COVID-19: The latest picture as at 23rd June 2020

In this week’s blog we explore the latest data on weekly deaths, which continue to show encouraging signs of returning towards normal levels. Concerns remain over the possibility of a resurgence of the current wave / a ‘second wave’, especially as lockdown restrictions are rapidly eased and social distancing is reduced in several parts of the UK. Monitoring the daily numbers of new positive cases will be extremely important in the weeks ahead.

Weekly deaths close to seasonal levels

The latest statistics from the ONS include detailed breakdowns of deaths registered in England & Wales up to 12th June. In particular, they identify deaths where there is any mention of COVID-19 on the death certificate. Combining this information with similar data from the corresponding statistical bodies in Scotland and Northern Ireland, we can examine emerging patterns in the data. 

The latest data shows that the total registered deaths are now close to the average for the time of year, even allowing for deaths mentioning COVID-19.  This is clearly welcome news.

1A distinction is made by epidemiologists between a continuation of the current wave vs a second wave which would usually follow a period of absence of the virus and a secondary period of infections and deaths, possibly from a different strain.

Weekly figures for Scotland use a different definition of weeks, running from Monday to Sunday rather than Saturday to Friday. The chart above is based on using the Scottish data for the week ending on the Sunday immediately after the date shown on the horizontal axis.

The light mauve bar in the chart above is the deaths which do not mention COVID-19 on the death certificate. These deaths have remained below the average for the fourth consecutive week.  It seems increasingly likely that the “wave” of elevated non COVID-19 deaths seen in late March and April (the red bars in the chart below) were very directly related to COVID-19 and probably contained a high level of unidentified COVID-19 cases.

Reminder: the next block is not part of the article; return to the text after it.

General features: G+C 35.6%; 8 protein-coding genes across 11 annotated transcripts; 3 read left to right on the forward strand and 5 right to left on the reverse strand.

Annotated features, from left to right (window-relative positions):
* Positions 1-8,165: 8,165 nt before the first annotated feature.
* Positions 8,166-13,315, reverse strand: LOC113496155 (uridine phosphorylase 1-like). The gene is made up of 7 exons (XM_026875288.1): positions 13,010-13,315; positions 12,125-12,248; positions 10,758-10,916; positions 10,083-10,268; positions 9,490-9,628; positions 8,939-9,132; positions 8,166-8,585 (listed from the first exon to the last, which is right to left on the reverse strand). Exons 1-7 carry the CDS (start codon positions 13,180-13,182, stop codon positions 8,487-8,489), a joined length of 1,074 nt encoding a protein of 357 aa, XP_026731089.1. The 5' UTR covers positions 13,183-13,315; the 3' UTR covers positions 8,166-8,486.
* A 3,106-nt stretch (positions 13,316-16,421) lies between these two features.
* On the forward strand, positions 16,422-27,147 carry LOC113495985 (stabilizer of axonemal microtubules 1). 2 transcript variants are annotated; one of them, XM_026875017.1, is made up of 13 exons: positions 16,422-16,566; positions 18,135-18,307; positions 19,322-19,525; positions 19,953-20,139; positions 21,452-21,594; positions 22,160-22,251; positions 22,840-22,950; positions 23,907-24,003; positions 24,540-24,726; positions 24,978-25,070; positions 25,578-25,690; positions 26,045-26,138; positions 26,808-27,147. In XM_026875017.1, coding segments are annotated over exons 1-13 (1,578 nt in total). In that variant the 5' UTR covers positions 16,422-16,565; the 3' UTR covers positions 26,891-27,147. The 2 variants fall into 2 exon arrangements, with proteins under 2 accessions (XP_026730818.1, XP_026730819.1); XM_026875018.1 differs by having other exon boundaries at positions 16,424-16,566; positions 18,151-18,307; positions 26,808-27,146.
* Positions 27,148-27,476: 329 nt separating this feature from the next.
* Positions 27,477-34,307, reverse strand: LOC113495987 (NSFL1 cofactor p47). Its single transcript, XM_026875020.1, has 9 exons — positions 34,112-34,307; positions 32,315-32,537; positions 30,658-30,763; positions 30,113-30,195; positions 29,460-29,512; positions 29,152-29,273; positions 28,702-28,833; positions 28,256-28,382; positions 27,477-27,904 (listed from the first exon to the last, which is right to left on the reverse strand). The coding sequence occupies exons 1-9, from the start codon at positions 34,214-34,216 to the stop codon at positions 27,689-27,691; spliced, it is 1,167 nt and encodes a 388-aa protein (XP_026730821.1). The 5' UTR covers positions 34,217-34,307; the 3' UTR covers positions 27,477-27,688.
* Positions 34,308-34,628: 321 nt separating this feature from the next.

Whilst it is reassuring that non COVID-19 deaths remain close to average levels, we remain cautious around the risk of another rise in deaths; particularly in the context of the continued easing of lockdown restrictions across the UK. It is therefore important to keep a close eye on daily new case figures, which will give early warning of changes in the prevalence of COVID-19 and in turn imminent rises in COVID-19 deaths.

What is the position for the year to date?

We estimate that the total death toll from COVID-19 in the UK, including both the direct and the indirect deaths (i.e. the unseasonably high excess weekly deaths shown by the red bars above), is currently around the 69,000 level. 

After a relatively light start to the year, the cumulative deaths in the UK over the first 24 weeks of the year is almost 60,000 higher than the corresponding weekly average values over the past 5 years.

While the ‘levelling off’ seen in the chart over the past few weeks is very welcome, it does highlight the impact of the pandemic over a relatively short timeframe. We have already seen excess deaths of the order of 10% of the typical annual total for the UK. Even in the unlikely event that the rest of the year is simply “average” then we will have experienced a material worsening of mortality rates in 2020, posing a number of challenges in setting longevity assumptions. We started to explore these challenges in our recent webinar, and expect to share more on this in the weeks and months ahead.

“All of the team at Club Vita wish to extend our condolences to anyone who has personally been touched by bereavement in recent weeks. We know that these deaths leave behind people who are missing loved ones. Our thoughts are with you…”
Share this article:

Get in touch

If you wish to find out more please don't hesitate to get in touch

Join the discussion

Our Friends of Club Vita LinkedIn group brings together like-minded individuals with a shared interest in longevity. Share insights on longevity and connect with industry peers.